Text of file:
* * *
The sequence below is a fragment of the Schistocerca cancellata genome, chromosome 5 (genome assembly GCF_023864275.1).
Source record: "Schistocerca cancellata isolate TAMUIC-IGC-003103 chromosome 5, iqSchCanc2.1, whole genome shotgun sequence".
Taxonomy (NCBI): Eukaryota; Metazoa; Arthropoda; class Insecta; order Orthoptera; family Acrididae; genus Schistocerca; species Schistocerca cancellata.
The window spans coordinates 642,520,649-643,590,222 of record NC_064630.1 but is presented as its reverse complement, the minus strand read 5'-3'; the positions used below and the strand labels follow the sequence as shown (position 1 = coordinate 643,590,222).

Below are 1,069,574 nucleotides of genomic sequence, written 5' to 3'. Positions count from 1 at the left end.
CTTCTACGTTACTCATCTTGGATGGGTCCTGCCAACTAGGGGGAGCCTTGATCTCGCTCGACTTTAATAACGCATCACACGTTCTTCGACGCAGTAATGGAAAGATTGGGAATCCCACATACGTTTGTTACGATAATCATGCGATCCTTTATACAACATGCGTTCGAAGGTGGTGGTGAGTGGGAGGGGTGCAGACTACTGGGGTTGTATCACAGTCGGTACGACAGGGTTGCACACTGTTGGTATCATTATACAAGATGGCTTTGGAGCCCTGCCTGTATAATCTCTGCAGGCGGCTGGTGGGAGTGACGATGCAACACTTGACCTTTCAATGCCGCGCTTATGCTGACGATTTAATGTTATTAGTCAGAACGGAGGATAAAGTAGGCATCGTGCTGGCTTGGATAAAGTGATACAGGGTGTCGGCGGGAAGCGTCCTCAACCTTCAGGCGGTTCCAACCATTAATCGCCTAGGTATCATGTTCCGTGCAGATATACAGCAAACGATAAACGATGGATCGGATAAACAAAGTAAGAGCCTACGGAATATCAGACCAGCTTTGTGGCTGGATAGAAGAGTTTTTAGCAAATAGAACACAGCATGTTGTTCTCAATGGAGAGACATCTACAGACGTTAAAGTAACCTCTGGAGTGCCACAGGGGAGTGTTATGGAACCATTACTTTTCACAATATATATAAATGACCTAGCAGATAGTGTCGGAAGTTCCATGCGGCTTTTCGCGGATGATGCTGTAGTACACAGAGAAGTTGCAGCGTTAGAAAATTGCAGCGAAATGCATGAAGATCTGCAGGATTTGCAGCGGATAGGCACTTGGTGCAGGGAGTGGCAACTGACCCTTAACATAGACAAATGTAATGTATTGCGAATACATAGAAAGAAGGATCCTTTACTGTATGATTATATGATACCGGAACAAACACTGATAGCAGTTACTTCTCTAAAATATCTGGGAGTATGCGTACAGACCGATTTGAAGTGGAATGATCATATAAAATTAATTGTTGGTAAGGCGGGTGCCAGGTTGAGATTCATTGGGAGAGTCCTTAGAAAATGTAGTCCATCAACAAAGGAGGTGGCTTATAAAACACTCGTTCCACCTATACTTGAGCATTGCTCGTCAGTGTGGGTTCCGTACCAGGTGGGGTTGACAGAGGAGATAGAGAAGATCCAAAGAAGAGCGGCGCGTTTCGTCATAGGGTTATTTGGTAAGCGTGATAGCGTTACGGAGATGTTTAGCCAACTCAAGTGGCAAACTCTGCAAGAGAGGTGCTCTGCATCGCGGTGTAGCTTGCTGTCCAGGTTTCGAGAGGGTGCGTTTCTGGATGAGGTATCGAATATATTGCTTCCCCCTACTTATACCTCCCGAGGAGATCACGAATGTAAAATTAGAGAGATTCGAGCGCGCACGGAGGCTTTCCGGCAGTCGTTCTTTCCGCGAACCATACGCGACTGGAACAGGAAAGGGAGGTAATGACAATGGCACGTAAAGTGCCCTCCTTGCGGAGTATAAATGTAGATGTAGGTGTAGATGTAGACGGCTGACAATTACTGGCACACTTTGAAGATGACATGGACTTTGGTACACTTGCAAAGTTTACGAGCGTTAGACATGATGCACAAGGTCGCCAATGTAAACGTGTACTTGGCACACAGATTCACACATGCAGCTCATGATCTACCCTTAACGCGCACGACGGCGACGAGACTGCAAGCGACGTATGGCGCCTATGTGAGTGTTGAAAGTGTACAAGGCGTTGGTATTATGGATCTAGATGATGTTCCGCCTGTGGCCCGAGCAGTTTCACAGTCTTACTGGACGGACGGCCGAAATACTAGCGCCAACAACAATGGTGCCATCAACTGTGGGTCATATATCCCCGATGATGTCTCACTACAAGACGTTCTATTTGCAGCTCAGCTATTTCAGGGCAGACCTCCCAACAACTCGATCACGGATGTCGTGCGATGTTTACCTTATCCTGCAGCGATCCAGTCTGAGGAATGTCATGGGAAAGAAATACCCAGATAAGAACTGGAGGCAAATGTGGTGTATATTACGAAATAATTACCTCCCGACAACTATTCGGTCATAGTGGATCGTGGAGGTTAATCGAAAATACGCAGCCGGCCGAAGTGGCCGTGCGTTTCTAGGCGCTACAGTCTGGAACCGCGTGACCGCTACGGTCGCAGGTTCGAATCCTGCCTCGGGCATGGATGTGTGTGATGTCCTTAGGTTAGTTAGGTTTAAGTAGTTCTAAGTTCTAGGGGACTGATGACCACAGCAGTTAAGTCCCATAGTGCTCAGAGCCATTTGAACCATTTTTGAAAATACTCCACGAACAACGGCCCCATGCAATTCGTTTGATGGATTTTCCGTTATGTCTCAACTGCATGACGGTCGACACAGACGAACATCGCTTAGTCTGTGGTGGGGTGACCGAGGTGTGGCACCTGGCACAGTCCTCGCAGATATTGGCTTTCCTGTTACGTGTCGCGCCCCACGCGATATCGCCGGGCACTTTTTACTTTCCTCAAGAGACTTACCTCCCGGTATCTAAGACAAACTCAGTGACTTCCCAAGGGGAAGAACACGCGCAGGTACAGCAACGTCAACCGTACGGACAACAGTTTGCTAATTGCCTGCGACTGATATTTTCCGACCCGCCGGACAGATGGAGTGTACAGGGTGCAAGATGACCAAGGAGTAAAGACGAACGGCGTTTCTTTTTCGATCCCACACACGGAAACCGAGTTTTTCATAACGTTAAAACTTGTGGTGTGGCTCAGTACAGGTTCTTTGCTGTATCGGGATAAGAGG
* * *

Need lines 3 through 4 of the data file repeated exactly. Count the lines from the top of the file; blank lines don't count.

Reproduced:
Taxonomy (NCBI): Eukaryota; Metazoa; Arthropoda; class Insecta; order Orthoptera; family Acrididae; genus Schistocerca; species Schistocerca cancellata.
The window spans coordinates 642,520,649-643,590,222 of record NC_064630.1 but is presented as its reverse complement, the minus strand read 5'-3'; the positions used below and the strand labels follow the sequence as shown (position 1 = coordinate 643,590,222).